23. 23.
    L. Lepori, M. Mannarelli, Phys. Rev. D 99, 096011 (2019)ADSGoogle Scholar
  24. 24.
    M. Frank, M. Buballa, M. Oertel, Phys. Lett. B 562, 221 (2003)ADSGoogle Scholar
  25. 25.
    D. Toublan, J.B. Kogut, Phys. Lett. B 564, 212 (2003)ADSGoogle Scholar
  26. 26.
    A. Barducci, R. Casalbuoni, G. Pettini, L. Ravagli, Phys. Rev. D 69, 096004 (2004)ADSGoogle Scholar
  27. 27.
    L. He, P.-F. Zhuang, Phys. Lett. B 615, 93 (2005)ADSGoogle Scholar
  28. 28.
    L. He, M. Jin, P.-F. Zhuang, Phys. Rev. D 71, 116001 (2005)ADSGoogle Scholar
  29. 29.
    L. He, M. Jin, P.-F. Zhuang, Phys. Rev. D 74, 036005 (2006)ADSGoogle Scholar
  30. 30.
    D. Ebert, K.G. Klimenko, J. Phys. G 32, 599 (2006)ADSGoogle Scholar
  31. 31.
    D. Ebert, K.G. Klimenko, Eur. Phys. J. C 46, 771 (2006)ADSGoogle Scholar
  32. 32.
    G.-F. Sun, L. He, P.-F. Zhuang, Phys. Rev. D 75, 096004 (2007)ADSGoogle Scholar
  33. 33.
    J.O. Andersen, L. Kyllingstad, J. Phys. G 37, 015003 (2009)ADSGoogle Scholar
  34. 34.
    H. Abuki, R. Anglani, R. Gatto, M. Pellicoro, M. Ruggieri, Phys. Rev. D 79, 034032 (2009)ADSGoogle Scholar
  35. 35.
    C.-F. Mu, L. He, Y. Liu, Phys. Rev. D 82, 056006 (2010)ADSGoogle Scholar
  36. 36.
    T. Xia, L. He, P. Zhuang, Phys. Rev. D 88, 056013 (2013)ADSGoogle Scholar
  37. 37.
    S.S. Avancini, A. Bandyopadhyay, D.C. Duarte, R.L.S. Farias, e-Print: arXiv:1907.09880
  38. 38.
    Z.-Y. Lu, C.-J. Xia, M. Ruggieri, e-Print: arXiv:1907.11497
  39. 39.
    K. Kamikado, N. Strodthoff, L. von Smekal, J. Wambach, Phys. Lett. B 718, 1044 (2013)ADSGoogle Scholar
  40. 40.
    H. Ueda, T.Z. Nakano, A. Ohnishi, M. Ruggieri, K. Sumiyoshi, Phys. Rev. D 88, 074006 (2013)ADSGoogle Scholar
  41. 41.
    R. Stiele, E.S. Fraga, J. Schaffner-Bielich, Phys. Lett. B 729, 72 (2014)ADSGoogle Scholar
  42. 42.
    P. Adhikari, J.O. Andersen, P. Kneschke, Phys. Rev. D 98, 074016 (2018)ADSGoogle Scholar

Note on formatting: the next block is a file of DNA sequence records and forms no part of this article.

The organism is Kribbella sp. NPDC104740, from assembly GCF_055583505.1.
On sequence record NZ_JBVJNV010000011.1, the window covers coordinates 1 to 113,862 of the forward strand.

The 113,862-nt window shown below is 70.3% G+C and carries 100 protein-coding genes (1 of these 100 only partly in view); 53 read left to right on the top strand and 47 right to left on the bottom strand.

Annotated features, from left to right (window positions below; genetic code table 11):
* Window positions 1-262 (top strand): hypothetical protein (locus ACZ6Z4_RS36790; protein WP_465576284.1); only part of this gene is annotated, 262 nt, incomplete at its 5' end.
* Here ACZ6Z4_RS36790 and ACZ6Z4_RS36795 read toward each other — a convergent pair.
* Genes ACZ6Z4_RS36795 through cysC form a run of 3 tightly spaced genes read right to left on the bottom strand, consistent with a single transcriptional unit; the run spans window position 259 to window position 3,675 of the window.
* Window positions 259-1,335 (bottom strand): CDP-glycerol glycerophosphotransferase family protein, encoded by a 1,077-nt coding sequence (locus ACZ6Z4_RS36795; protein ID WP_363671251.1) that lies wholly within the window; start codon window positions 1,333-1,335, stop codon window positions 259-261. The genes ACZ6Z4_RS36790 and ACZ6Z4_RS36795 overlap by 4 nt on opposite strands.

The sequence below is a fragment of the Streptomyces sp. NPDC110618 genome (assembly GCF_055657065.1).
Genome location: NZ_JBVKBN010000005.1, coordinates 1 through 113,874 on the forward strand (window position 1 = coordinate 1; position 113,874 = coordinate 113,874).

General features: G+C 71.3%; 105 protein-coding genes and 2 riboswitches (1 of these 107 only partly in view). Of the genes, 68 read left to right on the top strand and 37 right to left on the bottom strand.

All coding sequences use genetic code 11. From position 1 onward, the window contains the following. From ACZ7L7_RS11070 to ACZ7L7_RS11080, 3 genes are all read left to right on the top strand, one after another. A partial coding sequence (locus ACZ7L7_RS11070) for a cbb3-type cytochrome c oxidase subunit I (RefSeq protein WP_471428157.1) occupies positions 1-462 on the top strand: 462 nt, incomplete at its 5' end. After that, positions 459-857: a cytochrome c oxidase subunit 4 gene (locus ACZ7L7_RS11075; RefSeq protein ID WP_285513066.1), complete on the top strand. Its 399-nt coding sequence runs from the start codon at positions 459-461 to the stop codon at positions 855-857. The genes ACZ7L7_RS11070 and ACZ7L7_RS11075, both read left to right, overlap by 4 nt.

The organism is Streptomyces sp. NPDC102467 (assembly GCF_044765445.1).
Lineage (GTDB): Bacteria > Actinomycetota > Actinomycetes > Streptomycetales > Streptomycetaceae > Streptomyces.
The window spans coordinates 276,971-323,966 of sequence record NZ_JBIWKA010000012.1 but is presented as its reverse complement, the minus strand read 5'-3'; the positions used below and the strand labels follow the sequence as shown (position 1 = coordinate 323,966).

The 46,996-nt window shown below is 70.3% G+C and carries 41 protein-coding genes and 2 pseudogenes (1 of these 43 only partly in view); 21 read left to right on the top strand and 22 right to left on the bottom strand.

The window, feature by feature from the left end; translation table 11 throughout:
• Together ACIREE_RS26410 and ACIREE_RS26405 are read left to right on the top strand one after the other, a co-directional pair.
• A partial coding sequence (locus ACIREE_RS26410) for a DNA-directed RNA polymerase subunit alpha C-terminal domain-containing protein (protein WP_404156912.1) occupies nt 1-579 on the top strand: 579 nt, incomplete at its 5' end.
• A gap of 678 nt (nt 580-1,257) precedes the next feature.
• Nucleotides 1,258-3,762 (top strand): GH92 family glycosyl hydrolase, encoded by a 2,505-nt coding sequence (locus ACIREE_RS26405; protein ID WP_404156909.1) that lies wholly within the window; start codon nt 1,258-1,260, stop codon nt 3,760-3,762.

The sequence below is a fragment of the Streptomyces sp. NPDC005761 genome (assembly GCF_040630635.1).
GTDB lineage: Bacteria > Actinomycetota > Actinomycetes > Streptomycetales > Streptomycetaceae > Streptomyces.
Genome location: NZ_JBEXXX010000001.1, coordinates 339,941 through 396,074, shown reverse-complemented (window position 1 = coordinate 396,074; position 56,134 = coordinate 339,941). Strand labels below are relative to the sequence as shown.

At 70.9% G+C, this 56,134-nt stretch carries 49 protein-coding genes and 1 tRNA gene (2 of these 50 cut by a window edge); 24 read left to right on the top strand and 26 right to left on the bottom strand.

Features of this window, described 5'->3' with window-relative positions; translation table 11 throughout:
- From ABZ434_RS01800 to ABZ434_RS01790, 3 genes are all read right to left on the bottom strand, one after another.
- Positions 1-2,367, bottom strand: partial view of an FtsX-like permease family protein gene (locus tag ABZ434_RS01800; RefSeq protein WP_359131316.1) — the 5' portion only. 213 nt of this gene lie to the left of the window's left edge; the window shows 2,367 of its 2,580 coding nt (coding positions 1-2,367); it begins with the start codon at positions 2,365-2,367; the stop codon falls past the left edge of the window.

43. 43.
    M. Mannarelli, Part. 2, 411 (2019)Google Scholar
  44. 44.
    G. Endrődi, Phys. Rev. D 90, 094501 (2014)ADSGoogle Scholar
  45. 45.
    P. Adhikari, Phys. Lett. B 790, 211 (2019)ADSGoogle Scholar
  46. 46.
    B.B. Brandt, G. Endrődi, E.S. Fraga, M. Hippert, J. Schaffner-Bielich, S. Schmalzbauer, Phys. Rev. D 98, 094510 (2018)ADSMathSciNetGoogle Scholar
  47. 47.
    H. Abuki, T. Brauner, H.J. Warringa, Eur. J. Phys. C 64, 123 (2009)ADSGoogle Scholar
  48. 48.
    P. Gerber, H. Leutwyler, Nucl. Phys. B 321, 387 (1989)ADSGoogle Scholar
  49. 49.
    S. Scherer, Adv. Nucl. Phys. 27, 277 (2003)Google Scholar
  50. 50.
    T.D. Cohen, Phys. Rev. Lett. 91, 222001 (2003)ADSGoogle Scholar
  51. 51.
    G. Colangelo, J. Gasser, H. Leutwyler, Nucl. Phys. B 603, 125 (2001)ADSGoogle Scholar
  52. 52.
    G. Endrődi, private communicationGoogle Scholar
  53. 53.
    K. Splittorff, D. Toublan, J.J.M. Verbaarschot, Nucl. Phys. B 620, 290 (2002)ADSGoogle Scholar
  54. 54.
    P. Adhikari and J. O. Andersen, e-Print: arXiv:1909.01131 and e-Print: arXiv:1909.10575

Copyright information

© The Author(s) 2019

Open AccessThis article is distributed under the terms of the Creative Commons Attribution 4.0 International License (, which permits unrestricted use, distribution, and reproduction in any medium, provided you give appropriate credit to the original author(s) and the source, provide a link to the Creative Commons license, and indicate if changes were made.

Funded by SCOAP3

Authors and Affiliations

  • Prabal Adhikari
    • 1
    • 2
    • 3
  • Jens O. Andersen
    • 3
    Email author
  • Patrick Kneschke
    • 4
  1. 1.Physics DepartmentSt. Olaf CollegeNorthfieldUSA
  2. 2.Department of PhysicsWellesley CollegeWellesleyUSA
  3. 3.Department of PhysicsNorwegian University of Science and TechnologyTrondheimNorway
  4. 4.Faculty of Science and TechnologyUniversity of StavangerStavangerNorway

Personalised recommendations